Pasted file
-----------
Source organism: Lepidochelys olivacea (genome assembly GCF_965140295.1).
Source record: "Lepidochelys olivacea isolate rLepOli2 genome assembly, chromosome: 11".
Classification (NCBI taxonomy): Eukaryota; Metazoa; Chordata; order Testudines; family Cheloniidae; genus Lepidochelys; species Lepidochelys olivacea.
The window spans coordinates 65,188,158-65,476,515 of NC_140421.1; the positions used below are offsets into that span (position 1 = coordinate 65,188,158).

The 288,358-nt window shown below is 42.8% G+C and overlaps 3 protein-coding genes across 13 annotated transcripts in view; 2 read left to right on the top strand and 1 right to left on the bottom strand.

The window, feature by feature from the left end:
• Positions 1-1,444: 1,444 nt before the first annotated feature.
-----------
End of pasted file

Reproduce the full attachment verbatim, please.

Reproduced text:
Source organism: Lepidochelys olivacea (genome assembly GCF_965140295.1).
Source record: "Lepidochelys olivacea isolate rLepOli2 genome assembly, chromosome: 11".
Classification (NCBI taxonomy): Eukaryota; Metazoa; Chordata; order Testudines; family Cheloniidae; genus Lepidochelys; species Lepidochelys olivacea.
The window spans coordinates 65,188,158-65,476,515 of NC_140421.1; the positions used below are offsets into that span (position 1 = coordinate 65,188,158).

The 288,358-nt window shown below is 42.8% G+C and overlaps 3 protein-coding genes across 13 annotated transcripts in view; 2 read left to right on the top strand and 1 right to left on the bottom strand.

The window, feature by feature from the left end:
• Positions 1-1,444: 1,444 nt before the first annotated feature.